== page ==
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Breeds 101

Beagle

Beagle.jpg

The Beagle may be descendant from the Harrier and ancient English hounds.

Though details of the Beagle’s origins are somewhat uncertain, Beagle-type dogs were used to hunt rabbits in England as early as the 14th century. The sturdy breed has undergone changes, but today’s Beagle comes in two height varieties.

Small hounds, which were capable of accompanying rabbit hunters on foot, have existed since the 1300s.

At one time in Great Britain, mounted hunters carried small Beagles in their saddlebags.

An endearing trait of this tranquil breed is its rather elegant and harmonious voice. Its actual size and look vary quite significantly from country to country. Some kennel club’s solve this problem by recognizing different sizes.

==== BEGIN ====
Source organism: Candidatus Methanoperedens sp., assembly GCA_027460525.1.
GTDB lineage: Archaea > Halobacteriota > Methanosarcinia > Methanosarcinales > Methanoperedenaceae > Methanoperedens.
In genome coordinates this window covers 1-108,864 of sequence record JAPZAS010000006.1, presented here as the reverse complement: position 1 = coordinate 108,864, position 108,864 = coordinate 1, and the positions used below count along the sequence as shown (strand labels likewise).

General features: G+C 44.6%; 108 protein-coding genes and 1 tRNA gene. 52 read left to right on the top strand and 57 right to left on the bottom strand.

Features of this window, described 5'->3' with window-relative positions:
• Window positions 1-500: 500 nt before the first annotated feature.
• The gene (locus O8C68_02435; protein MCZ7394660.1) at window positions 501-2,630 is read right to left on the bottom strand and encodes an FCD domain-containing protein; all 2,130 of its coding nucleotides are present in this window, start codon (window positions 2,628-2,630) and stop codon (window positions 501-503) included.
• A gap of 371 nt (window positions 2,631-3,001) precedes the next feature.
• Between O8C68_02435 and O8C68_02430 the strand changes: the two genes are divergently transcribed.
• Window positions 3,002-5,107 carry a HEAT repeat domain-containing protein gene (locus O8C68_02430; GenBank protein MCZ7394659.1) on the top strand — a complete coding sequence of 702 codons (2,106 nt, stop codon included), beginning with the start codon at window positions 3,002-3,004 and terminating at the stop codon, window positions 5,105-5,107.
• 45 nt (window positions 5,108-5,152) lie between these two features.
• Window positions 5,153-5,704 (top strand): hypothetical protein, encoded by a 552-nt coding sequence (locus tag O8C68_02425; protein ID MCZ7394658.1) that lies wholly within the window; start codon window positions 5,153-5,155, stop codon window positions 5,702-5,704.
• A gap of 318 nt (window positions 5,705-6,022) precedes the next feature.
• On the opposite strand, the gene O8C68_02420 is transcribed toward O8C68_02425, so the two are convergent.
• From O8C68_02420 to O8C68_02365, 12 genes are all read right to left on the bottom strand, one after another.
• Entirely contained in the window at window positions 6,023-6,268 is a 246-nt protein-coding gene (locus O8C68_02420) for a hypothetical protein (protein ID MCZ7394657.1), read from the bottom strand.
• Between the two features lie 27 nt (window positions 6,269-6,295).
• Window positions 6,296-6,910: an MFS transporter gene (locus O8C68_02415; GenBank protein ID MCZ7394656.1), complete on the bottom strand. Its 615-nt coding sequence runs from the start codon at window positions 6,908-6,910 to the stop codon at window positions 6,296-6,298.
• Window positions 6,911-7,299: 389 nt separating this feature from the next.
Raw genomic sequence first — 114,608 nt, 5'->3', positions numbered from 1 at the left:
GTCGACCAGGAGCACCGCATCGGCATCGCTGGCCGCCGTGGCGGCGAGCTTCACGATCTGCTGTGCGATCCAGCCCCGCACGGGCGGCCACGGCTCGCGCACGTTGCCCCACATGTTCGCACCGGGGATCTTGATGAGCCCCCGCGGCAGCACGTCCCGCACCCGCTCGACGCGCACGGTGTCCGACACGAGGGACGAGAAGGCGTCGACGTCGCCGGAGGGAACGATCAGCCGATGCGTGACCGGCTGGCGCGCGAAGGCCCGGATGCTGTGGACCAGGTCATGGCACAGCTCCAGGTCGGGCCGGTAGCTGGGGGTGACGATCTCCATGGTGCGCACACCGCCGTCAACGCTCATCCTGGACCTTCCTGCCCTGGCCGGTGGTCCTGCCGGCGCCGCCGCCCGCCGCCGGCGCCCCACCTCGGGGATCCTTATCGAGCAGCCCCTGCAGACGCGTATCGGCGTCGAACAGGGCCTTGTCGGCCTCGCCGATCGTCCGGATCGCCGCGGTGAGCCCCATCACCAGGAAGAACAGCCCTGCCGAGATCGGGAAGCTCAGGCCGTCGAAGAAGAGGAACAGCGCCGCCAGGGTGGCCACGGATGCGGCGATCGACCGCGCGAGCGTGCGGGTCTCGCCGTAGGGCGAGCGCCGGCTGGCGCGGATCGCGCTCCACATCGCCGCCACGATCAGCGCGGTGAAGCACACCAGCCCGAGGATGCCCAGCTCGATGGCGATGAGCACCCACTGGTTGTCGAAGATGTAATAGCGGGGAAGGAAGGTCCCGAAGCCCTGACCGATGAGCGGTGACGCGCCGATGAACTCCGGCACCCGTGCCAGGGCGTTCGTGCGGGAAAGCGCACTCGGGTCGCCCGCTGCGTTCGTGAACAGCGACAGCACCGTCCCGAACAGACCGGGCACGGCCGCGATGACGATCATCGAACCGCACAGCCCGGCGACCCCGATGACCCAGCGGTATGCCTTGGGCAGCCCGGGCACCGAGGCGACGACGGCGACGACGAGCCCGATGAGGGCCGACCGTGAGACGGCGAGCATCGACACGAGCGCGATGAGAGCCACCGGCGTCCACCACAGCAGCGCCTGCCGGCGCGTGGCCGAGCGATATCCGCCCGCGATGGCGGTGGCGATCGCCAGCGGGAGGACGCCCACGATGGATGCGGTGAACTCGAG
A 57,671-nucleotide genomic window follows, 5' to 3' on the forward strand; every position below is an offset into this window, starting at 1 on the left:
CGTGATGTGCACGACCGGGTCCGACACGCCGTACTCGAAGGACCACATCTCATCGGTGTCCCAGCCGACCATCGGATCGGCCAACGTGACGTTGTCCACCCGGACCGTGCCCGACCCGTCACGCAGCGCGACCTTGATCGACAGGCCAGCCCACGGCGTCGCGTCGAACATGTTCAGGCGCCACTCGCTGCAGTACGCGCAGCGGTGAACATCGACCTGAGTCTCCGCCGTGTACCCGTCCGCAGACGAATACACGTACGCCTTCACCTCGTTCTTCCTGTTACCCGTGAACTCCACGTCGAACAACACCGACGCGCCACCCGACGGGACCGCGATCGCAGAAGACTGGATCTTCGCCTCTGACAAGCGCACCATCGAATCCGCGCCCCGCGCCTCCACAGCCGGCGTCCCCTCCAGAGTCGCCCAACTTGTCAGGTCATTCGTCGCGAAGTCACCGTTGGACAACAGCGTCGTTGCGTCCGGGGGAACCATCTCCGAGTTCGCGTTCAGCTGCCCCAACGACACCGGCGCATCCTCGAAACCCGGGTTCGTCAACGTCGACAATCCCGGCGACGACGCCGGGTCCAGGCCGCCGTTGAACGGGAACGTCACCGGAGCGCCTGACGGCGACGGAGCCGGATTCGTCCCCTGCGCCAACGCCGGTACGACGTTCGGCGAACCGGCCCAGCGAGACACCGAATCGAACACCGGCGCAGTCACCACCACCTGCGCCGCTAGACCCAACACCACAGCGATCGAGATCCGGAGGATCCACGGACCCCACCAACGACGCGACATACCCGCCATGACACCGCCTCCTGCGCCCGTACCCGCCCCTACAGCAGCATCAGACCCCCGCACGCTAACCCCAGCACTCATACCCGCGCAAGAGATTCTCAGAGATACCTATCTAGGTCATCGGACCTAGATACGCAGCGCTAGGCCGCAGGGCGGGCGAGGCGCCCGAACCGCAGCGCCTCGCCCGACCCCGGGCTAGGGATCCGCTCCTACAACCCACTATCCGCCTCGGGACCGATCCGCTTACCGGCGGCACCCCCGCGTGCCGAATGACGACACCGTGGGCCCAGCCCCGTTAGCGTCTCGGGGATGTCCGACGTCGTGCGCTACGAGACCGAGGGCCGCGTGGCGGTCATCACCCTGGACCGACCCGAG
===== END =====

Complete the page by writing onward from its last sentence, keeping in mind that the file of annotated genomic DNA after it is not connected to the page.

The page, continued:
Although the Beagle is independent, with a strong tendency to wonder off when distracted, it is a popular companion because of its affectionate nature and low degree of aggression.

Beagles are still used for hunting in packs, but they are equally valued for their merry personality and loyal companionship.

Their intelligence, compact size, and care-free coat have made them one of the most popular breeds in the U.S.

Size: Small; 13 to 15 inches, 16 to 30 pounds.

Color: Hound colors: usually black and tan, red, or lemon, with or without white markings.

Temperament: Amiable, tolerant, good with children, curious, and mischievous if not provided with enough exercise.

Independent thinker when he detects a scent.

Energy level: Medium.

Best owner: Active owner with securely fenced backyard.

Needs: Daily exercise and playtime, leash, adequate fencing to prevent digging, companionship, minimal grooming, tolerance of barking, howling, and begging.

Life expectancy: 12 to 15 years.